Happy St. Paddy’s Day!

To toast one of my favorite days of the year, an excerpt from a column I wrote for the Sanibel-Captiva Islander on March 17, 1987:

“”There is something about the Irish – they always seem to cut through directly to life,” writes Anne Morrow Lindbergh. “There is an unguarded spot somewhere, where one can touch them. They are closer to their hearts.”
I have a wee bit of Irish in me, I am told. I believe the actual proportion is 2/365. For only one day a year do I really feel it. And then I feel it bad the next day.
During my college days in St. Paul – an Irish island in a Scandinavian sea -St. Patrick’s Day meant drinking green beer at 7 o’clock in the morning. You could tell the true Irishmen not necessarily by who was closer to their hearts, but by who was closer to the keg. “Tap o’ the morning,” they would greet you.
This early morning greening was a priming ritual for the great, second-to-none (no, not even New York’s) St. Patrick’s Day parade downtown St. Paul. Aye, it was a lovely sight, all that green blossoming amidst snow in various shades of decay. Every Irish bar from the Ford Bridge to the High Bridge, from Gannon’s to Gallivan’s overflowed with bobbing green derbies perched upon red mugs sucking upon green mugs. It makes Wil’s [an erstwhile Sanibel bar] at Spring Break look like a meeting of the board of directors.
There is something about the Irish…. They’d still be hoisting Harps long after I had taken a view-of-the-floor seat at Duffy’s around about sunset.
The whole objective behind St. Patrick’s Day, as far as I’ve been able to discern, is to make a fool of oneself. To the Irish, making a fool of oneself is no cause for shame. It is sport, high art, duty, blarney – the knife with which they “cut through directly to life,” as Lindbergh put it. It is, perhaps, that “unguarded spot” bared and broadcast. It becomes a contest to see who can prove the best at tomfoolery.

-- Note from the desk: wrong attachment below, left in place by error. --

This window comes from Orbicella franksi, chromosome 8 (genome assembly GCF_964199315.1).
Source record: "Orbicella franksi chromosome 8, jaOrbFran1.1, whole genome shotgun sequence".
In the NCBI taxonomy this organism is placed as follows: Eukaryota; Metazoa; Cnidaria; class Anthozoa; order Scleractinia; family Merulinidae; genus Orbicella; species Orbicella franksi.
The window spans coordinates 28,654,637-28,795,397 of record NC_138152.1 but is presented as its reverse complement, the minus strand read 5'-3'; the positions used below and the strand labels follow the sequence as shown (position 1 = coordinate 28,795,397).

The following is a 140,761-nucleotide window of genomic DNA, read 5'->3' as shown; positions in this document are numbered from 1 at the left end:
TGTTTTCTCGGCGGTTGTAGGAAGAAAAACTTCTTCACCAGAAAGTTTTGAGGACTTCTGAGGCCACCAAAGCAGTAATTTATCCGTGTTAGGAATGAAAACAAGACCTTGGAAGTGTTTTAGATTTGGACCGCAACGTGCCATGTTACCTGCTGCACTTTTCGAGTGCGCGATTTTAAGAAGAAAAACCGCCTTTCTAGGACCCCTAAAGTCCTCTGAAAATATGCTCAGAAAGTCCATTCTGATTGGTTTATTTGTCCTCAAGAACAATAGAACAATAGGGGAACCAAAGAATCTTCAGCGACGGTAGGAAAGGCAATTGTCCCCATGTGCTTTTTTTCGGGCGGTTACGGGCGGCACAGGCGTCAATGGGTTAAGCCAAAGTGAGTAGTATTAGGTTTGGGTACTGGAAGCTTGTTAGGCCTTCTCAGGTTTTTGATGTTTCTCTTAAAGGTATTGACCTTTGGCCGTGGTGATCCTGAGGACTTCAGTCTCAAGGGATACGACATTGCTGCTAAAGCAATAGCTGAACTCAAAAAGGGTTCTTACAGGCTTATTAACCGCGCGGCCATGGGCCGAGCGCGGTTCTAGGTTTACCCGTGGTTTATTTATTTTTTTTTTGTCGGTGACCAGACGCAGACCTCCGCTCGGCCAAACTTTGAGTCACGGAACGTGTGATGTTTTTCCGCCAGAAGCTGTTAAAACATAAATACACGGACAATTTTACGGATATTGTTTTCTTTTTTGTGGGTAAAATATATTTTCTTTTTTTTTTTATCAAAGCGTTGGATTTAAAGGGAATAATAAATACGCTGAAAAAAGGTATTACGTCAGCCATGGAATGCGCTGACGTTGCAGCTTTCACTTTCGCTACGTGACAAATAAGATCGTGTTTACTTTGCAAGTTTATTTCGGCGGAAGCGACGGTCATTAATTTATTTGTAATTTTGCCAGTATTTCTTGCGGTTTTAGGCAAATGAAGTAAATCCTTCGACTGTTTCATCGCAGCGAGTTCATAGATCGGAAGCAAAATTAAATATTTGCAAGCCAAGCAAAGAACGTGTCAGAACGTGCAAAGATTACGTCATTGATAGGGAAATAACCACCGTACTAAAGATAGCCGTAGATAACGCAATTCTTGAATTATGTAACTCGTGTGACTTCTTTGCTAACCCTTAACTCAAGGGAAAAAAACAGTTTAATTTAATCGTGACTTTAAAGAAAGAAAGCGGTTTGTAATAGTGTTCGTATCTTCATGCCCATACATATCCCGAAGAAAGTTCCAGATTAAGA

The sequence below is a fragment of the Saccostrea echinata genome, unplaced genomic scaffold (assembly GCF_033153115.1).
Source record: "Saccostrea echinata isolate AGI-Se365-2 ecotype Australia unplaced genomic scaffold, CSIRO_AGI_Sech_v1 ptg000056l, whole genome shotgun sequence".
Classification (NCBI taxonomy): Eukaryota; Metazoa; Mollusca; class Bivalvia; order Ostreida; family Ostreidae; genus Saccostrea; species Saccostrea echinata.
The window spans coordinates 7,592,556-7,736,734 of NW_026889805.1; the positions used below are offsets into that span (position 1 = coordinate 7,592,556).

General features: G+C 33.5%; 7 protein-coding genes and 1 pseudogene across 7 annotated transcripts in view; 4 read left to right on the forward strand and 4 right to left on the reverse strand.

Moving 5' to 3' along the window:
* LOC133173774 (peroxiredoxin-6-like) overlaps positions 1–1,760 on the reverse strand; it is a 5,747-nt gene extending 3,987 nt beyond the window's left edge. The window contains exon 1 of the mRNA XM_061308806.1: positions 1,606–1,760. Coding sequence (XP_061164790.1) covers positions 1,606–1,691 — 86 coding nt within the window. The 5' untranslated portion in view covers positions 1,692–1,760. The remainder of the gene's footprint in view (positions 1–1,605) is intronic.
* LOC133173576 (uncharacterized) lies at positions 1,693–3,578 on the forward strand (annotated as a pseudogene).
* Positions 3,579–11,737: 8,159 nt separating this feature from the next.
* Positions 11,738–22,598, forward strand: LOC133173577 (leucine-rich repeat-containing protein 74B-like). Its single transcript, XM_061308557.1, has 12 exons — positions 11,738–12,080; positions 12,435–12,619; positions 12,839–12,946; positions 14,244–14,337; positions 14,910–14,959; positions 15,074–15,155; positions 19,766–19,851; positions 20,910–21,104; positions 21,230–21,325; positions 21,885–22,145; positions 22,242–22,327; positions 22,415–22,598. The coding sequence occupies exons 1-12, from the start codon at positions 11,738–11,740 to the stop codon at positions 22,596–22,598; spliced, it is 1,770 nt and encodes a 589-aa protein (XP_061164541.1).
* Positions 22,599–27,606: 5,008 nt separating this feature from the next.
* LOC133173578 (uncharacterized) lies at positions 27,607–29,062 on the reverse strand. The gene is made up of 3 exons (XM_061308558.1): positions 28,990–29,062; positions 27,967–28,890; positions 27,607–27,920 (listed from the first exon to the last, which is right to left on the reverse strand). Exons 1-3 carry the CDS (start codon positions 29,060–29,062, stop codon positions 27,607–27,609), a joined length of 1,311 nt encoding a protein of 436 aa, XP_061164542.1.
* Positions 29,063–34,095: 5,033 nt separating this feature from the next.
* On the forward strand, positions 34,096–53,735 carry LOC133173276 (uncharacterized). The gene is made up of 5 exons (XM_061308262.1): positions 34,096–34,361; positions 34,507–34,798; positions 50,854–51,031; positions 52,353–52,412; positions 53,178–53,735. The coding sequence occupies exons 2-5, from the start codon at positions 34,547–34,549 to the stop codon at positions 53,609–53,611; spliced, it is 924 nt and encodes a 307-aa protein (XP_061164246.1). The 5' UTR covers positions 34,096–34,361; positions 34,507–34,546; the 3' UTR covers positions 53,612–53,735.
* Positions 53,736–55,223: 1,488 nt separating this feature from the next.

Who, this year, can top Pat Ryan jumping on the royal parade float to kiss the current St. Patrick’s Day queen? Or Molly O’Connor’s “My Name is McNamara” concert on the steps of the cathedral as evening Mass let out?
And so, on that one day a year when the Irish in me pops out like the cork from a leprechaun’s Jameson bottle, I feel compelled to prove the green in me. Wearing ‘Kiss Me I’m Irish’ buttons and jigging down Periwinkle [Way, Sanibel’s main road] isn’t quite enough…..”
I won’t be jigging down Periwinkle today, but will be partying at Doc Ford’s Sanibel Rum Bar & Grille. And hopefully won’t win any fool contests. Get your green on and celebrate!

Florida Panhandle-Hopping

At this very moment, I’m gazing out my sliding glass door from the Hilton Sandestin at the ripple of green that gives the Emerald Coast its name. This part of Florida’s Gulf Coast could just as well be named the Cotton Coast for the soft, searing-white sands that blanket its shore.

View from Hilton Sandestin

They are my absolute favorite Florida beaches, and this week I’m doing a quicky hop through the eastern Panhandle of Northwest Florida.

It all started with an invitation to meet a handful of vacationing Minnesota girl buds in Cape San Blas. Well, it actually started when they asked me to recommend someplace beachy but not too touristy in the region. Cape San Blas jumped immediately to mind. Read more of this post